Skiles hopes Bucks vets provide leadership

A question remains on the eve of another regular season: Do the Bucks need a veteran leader?

MILWAUKEE — When the Milwaukee Bucks made the playoffs in the 2009-10 season, the team's leadership was well-defined.

The team had traded for no-nonsense veteran Jerry Stackhouse, who played an integral role in the team dynamic, despite averaging just 8.5 points per game. The frontcourt was also aided, leadership-wise, by grizzled veteran Kurt Thomas. And although the team's trade for John Salmons — who would have a career year, averaging more than 19 points per game — would get most of the credit for their sixth-seed playoff berth, coach Scott Skiles credited leadership, especially from Thomas and Stackhouse, as key to the Bucks' success.

"There's no question guys like that are very, very valuable to a team," Skiles said.

Three years later, the Bucks haven't made the playoffs since. Since that season, Milwaukee has operated with a mostly youth-infused roster, led by young point guard Brandon Jennings. And although Jennings has claimed in past years to be on the path to being a leader, the Bucks' roster has certainly lacked veteran leadership at times.

So does this year's team have the right amount of veteran-infused leadership to push them a step above last year's team?

With the season barely scratching the surface so far, there's no way to tell for sure. Skiles wouldn't name any specific names on Saturday night before the team's preseason home opener against the Pistons. But he admitted that putting together a set of leaders doesn't just mean adding experience to your roster.

"It's a tricky thing because most (of the media) and most of the fans think every veteran player is a great leader, and that's not always the truth," Skiles said. "As a matter of fact, it's rare. You need to have the right veteran guys in your locker room, and hopefully they're good players. … If you're going to try and have your young guys emulate people and see the right things to do and have older guys in their ear, you need to have the right type of guys."

The "right type of guys" could include Samuel Dalembert and/or Joel Przybilla, the Bucks' two veteran signings in the frontcourt. Both have a great deal of experience in the NBA between them. And with so much youth in the frontcourt, a leader in that group could certainly aid in the development of younger, high-talent guys like John Henson, Larry Sanders, and Ekpe Udoh.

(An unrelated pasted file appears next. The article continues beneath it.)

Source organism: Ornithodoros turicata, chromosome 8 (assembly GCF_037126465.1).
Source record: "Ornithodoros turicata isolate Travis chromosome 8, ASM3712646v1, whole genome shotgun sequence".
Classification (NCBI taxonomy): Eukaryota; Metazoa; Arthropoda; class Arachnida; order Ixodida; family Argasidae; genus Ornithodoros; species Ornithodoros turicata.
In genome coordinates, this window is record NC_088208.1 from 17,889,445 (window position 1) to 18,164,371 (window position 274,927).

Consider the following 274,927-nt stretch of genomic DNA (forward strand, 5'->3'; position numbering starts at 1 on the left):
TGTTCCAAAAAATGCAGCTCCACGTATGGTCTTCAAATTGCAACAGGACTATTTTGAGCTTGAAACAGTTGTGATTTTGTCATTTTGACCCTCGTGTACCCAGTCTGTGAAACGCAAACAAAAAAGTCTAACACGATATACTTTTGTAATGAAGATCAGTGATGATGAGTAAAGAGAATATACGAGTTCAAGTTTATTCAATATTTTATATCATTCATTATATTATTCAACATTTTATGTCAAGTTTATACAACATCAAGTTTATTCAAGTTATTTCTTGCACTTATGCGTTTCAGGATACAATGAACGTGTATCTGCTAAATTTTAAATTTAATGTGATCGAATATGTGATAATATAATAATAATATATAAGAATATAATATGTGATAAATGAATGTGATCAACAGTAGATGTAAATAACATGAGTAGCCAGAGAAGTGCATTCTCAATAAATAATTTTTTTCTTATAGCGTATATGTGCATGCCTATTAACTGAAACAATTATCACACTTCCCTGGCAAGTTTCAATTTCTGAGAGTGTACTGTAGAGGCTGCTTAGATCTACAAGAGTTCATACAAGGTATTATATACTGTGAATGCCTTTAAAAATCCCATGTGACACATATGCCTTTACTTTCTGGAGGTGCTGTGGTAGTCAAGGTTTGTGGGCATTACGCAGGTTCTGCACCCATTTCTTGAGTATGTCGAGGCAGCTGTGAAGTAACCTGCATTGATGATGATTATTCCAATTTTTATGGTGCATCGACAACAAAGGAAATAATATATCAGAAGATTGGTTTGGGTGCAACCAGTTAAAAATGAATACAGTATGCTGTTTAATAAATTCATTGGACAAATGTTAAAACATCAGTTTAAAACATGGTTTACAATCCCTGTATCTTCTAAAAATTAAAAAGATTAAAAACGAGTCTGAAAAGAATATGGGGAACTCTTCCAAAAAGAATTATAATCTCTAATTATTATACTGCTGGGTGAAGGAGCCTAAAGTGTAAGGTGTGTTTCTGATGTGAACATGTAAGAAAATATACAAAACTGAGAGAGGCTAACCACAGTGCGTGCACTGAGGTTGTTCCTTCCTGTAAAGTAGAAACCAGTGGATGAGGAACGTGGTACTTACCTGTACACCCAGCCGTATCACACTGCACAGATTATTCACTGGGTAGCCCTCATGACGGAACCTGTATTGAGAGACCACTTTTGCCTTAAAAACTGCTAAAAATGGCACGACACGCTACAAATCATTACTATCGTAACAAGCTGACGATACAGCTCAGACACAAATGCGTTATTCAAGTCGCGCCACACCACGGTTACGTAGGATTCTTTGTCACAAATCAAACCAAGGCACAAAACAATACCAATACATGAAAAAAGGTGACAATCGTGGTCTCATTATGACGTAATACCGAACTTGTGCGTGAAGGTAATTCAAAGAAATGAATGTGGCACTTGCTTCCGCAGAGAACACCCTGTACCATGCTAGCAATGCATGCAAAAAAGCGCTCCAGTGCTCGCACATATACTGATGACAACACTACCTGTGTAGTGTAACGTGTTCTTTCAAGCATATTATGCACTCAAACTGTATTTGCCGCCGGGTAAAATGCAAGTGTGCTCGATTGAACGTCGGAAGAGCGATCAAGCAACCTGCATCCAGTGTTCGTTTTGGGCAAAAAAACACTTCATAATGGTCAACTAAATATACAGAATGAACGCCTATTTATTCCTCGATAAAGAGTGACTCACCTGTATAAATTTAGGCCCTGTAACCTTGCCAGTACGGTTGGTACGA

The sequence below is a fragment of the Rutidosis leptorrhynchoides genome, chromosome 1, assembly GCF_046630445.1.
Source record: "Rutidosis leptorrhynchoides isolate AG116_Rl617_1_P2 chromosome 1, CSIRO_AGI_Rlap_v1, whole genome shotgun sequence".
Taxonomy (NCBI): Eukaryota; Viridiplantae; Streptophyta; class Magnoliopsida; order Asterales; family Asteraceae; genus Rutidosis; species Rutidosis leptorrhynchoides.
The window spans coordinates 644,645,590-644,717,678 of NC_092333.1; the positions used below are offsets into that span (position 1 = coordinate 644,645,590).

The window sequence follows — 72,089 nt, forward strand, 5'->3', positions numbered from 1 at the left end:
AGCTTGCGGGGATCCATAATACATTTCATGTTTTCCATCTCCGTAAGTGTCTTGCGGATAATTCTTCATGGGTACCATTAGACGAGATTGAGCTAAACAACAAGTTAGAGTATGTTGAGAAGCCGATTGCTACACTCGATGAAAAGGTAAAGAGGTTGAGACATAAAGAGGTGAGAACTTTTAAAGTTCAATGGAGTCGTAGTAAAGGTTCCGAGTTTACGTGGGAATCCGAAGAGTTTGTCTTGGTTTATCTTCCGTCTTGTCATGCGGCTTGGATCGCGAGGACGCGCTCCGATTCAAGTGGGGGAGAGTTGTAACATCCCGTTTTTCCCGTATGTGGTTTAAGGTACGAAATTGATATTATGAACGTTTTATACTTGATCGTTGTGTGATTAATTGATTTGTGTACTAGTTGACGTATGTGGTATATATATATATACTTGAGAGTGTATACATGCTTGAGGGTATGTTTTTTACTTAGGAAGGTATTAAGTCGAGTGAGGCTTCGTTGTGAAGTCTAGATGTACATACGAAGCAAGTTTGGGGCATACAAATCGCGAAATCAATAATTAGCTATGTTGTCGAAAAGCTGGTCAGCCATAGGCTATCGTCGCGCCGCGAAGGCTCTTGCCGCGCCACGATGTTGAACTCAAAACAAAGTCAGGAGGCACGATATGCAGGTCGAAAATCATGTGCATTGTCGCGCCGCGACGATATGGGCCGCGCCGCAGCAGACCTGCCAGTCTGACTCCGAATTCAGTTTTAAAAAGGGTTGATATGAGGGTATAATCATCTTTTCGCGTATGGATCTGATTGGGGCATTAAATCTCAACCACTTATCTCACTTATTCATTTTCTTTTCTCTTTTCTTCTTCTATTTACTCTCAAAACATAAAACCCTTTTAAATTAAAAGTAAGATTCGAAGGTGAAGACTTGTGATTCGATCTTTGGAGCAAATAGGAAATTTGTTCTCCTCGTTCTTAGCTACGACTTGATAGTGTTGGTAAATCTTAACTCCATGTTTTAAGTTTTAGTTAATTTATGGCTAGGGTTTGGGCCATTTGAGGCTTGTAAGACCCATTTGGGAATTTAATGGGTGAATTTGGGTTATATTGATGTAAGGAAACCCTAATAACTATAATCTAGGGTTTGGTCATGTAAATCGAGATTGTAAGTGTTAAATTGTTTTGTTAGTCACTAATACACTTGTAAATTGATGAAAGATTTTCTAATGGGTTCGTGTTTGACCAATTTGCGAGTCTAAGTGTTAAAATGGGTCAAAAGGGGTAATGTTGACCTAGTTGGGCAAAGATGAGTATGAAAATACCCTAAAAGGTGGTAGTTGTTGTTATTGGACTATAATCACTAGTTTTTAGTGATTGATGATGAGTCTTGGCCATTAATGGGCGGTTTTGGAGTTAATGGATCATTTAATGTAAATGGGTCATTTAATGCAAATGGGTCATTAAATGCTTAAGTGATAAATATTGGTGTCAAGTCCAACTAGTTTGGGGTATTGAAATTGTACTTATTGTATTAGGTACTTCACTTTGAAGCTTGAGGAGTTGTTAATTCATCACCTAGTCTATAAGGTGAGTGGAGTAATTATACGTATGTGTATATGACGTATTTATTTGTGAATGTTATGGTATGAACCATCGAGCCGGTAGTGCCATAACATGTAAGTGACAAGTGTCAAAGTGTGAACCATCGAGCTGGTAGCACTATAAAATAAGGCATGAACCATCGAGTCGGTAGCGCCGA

Skiles did say that recently signed guard Marquis Daniels has stood out in a way similar to how Stackhouse did—going about his business the right way and contributing on and off the court. So much so that it's hard to believe he's the newest player on the Bucks' roster.

"Marquis is a guy, playing or not playing, that's going to know the right thing to do, say the right thing, act the right way, and that's very valuable," Skiles said. "So far, the way he's played and the way he's conducted himself, he's certainly not the 15th guy."

But is there anyone clearly at the top?

"So far, each guy has tried to sort of lead in his own way, which, if you don't have the undisputed leader of the team, that's kind of what you need," Skiles said. "You kind of need everybody to take care of themselves, police themselves, and also not be afraid to say something to somebody else."

That strategy, Jennings said, has worked so far in training camp. The young point guard has said on multiple occasions that he needs to fill a leader role on this team, and Skiles said he's "working on it" still.

But without being the established leader, Jennings said that the team has functioned well without outright leaders in specific roles.

"I think it's just a team effort," Jennings said. "Everybody's talking. Our main problem was nobody talking. This year, everybody's been involved — team meetings, saying stuff people need to hear. So the leadership is from all of us."

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